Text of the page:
titanic2

Review: Titanic 2

by Ursa McKracken – electronsexparty.blogspot.com

Best Bad Quote:

“Airplanes are big, babe. Trains are big. This? This is monumental.”

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The Asylum sometimes puts out some pretty good films. I mean, pretty good as long as you think of them in the context of what they are: direct to DVD, cheap schlock made solely for raking in cash. When The Asylum does good, sometimes their films are actually decent movies, sometimes their films are just mindless fun, and, sometimes, their films are just hilariously bad. And, a lot of the time, unfortunately, their lowest common denominator films are just plain boring.

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“Titanic II” is less electric boogaloo and more a bland Saturday afternoon film perfect for filling up time slots on SyFy. I find it hard to believe that you could take this ludicrous premise and make it bland, but it happened.  In the film, someone with too much money and too little grey matter commissions a replica of the Titanic, calls it Titanic II, and has it set sail on the exact date the original Titanic did. That someone would tempt fate that casually is inherently hilarious. However, the rest of the film’s mediocrity really overwhelms that hysterical nugget of idiocy.

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The first three minutes of the film consists of some guy preparing for and then surfing a wave caused by a glacier falling into the ocean. You might wonder, as I did, if this has anything to do with the story. Surprisingly, it does. You see, the Titanic II’s downfall this time is not just caused  by one man’s hubris and a glacier. It’s global warming and two huge chunks of glacier that fall into the ocean. The first causes icebergs to smash into the ship, piercing the hull. And, just to add insult to injury,  the second wave wipes out all the passengers who managed to escape via lifeboat and turns the ship over. The Titanic II’s maiden voyage was even more of a clusterfuck than its predecessor’s.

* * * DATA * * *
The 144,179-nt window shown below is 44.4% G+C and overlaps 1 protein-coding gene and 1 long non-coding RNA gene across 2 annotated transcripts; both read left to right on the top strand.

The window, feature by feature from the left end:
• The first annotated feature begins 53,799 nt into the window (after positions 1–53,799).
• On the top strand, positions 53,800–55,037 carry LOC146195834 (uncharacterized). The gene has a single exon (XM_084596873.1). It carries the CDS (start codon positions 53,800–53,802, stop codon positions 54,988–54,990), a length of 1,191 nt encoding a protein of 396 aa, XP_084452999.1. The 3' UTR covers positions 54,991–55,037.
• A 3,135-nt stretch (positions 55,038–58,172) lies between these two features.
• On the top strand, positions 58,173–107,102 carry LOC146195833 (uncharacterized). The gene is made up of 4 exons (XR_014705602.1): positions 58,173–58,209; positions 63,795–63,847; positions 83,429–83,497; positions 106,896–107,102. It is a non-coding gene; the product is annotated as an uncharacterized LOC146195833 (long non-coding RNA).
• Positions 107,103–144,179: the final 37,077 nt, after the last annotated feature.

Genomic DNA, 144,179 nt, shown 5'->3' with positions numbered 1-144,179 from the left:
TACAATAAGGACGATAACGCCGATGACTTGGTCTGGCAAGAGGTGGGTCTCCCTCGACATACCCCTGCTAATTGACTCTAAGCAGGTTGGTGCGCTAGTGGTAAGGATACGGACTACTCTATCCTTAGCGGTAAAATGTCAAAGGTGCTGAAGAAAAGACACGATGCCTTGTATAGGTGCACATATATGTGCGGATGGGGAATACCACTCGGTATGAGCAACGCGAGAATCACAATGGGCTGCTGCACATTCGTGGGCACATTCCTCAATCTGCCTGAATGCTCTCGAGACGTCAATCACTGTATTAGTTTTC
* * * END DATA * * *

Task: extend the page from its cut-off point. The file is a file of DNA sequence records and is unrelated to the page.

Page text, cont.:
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The “love-story” in this film involves the young-ish playboy who commissioned the ship and his ex-girlfriend, a nurse that he hired to work on the ship. Once the four women he showed up with die (or are rescued via helicopter), he and his ex make amends while frantically attempting to escape the sinking ship. As seen in the titanic piece of shit that was 2012, imminent death plus conveniently dead current love interest equals reconciliation for ex lovers. Let’s hope that the next time my heart is broken by some douchebag, a disaster will soon be on the horizon to bring us back together.

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I appreciate that though The Asylum just makes films just for the money, films that essentially rip off Hollywood, occasionally their films skew enough from Hollywood to make them worth watching. They skew from Hollywood not only in the sense that the films are lower budget, B to Z grade films, but also in the sense that they do take some risks that we don’t usually see in the typical Blockbusters.

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I say usually, because in this case, the male love interest dies saving the female’s life, just like in Titanic. In most insipid movies like Titanic II, though, your possession of a love interest means you’ll likely live if they live. I mean, who wants to survive a disaster if you’ve got no one to bone afterward? So, in this case, the love interests’ death is a bit of a surprise. This isn’t the “What if the movie Titanic had a happier ending?” that is expected.

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And really, that’s all there is to say about the film. It’s just bland. The CGI is bad, the character’s are unlikable and the story is uninspired. I really wish the “Titanic II” could have been better, but The Asylum really failed this time. Despite a great title that is just begging to become a classic piece of B movie trashy fun, Titanic II turns out to be one of The Asylum’s more forgettable films.

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Rating:

2 out of 5 Sets of Arm Candy

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